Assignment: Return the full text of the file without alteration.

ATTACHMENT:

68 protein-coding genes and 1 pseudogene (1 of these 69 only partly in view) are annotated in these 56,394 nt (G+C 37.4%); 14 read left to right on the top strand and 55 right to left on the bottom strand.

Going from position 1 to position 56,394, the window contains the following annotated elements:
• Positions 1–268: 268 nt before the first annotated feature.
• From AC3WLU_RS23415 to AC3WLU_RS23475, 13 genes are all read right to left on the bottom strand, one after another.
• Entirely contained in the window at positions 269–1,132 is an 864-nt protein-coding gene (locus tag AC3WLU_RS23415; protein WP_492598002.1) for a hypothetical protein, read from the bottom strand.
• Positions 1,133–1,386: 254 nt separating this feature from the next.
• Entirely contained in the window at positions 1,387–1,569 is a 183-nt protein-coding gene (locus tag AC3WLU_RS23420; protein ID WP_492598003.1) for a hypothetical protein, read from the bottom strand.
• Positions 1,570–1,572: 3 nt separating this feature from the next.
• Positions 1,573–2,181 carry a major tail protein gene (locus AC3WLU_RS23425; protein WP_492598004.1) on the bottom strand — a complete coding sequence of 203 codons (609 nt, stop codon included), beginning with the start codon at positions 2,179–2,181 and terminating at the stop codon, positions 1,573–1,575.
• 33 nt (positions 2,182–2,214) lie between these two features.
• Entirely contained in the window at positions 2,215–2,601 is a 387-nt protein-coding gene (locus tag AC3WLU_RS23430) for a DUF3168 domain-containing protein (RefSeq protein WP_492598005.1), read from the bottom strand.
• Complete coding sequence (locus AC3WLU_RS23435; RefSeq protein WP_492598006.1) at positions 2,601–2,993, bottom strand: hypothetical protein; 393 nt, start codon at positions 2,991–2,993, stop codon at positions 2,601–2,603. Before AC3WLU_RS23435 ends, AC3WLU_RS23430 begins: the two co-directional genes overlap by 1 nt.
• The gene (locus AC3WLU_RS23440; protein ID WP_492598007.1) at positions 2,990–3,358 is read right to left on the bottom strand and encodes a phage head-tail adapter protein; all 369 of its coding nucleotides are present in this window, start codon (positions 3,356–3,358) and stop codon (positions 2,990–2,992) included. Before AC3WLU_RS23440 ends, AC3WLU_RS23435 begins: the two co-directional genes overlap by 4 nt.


68 protein-coding genes and 1 pseudogene (1 of these 69 only partly in view) are annotated in these 56,394 nt (G+C 37.4%); 14 read left to right on the top strand and 55 right to left on the bottom strand.

Going from position 1 to position 56,394, the window contains the following annotated elements:
• Positions 1–268: 268 nt before the first annotated feature.
• From AC3WLU_RS23415 to AC3WLU_RS23475, 13 genes are all read right to left on the bottom strand, one after another.
• Entirely contained in the window at positions 269–1,132 is an 864-nt protein-coding gene (locus tag AC3WLU_RS23415; protein WP_492598002.1) for a hypothetical protein, read from the bottom strand.
• Positions 1,133–1,386: 254 nt separating this feature from the next.
• Entirely contained in the window at positions 1,387–1,569 is a 183-nt protein-coding gene (locus tag AC3WLU_RS23420; protein ID WP_492598003.1) for a hypothetical protein, read from the bottom strand.
• Positions 1,570–1,572: 3 nt separating this feature from the next.
• Positions 1,573–2,181 carry a major tail protein gene (locus AC3WLU_RS23425; protein WP_492598004.1) on the bottom strand — a complete coding sequence of 203 codons (609 nt, stop codon included), beginning with the start codon at positions 2,179–2,181 and terminating at the stop codon, positions 1,573–1,575.
• 33 nt (positions 2,182–2,214) lie between these two features.
• Entirely contained in the window at positions 2,215–2,601 is a 387-nt protein-coding gene (locus tag AC3WLU_RS23430) for a DUF3168 domain-containing protein (RefSeq protein WP_492598005.1), read from the bottom strand.
• Complete coding sequence (locus AC3WLU_RS23435; RefSeq protein WP_492598006.1) at positions 2,601–2,993, bottom strand: hypothetical protein; 393 nt, start codon at positions 2,991–2,993, stop codon at positions 2,601–2,603. Before AC3WLU_RS23435 ends, AC3WLU_RS23430 begins: the two co-directional genes overlap by 1 nt.
• The gene (locus AC3WLU_RS23440; protein ID WP_492598007.1) at positions 2,990–3,358 is read right to left on the bottom strand and encodes a phage head-tail adapter protein; all 369 of its coding nucleotides are present in this window, start codon (positions 3,356–3,358) and stop codon (positions 2,990–2,992) included. Before AC3WLU_RS23440 ends, AC3WLU_RS23435 begins: the two co-directional genes overlap by 4 nt.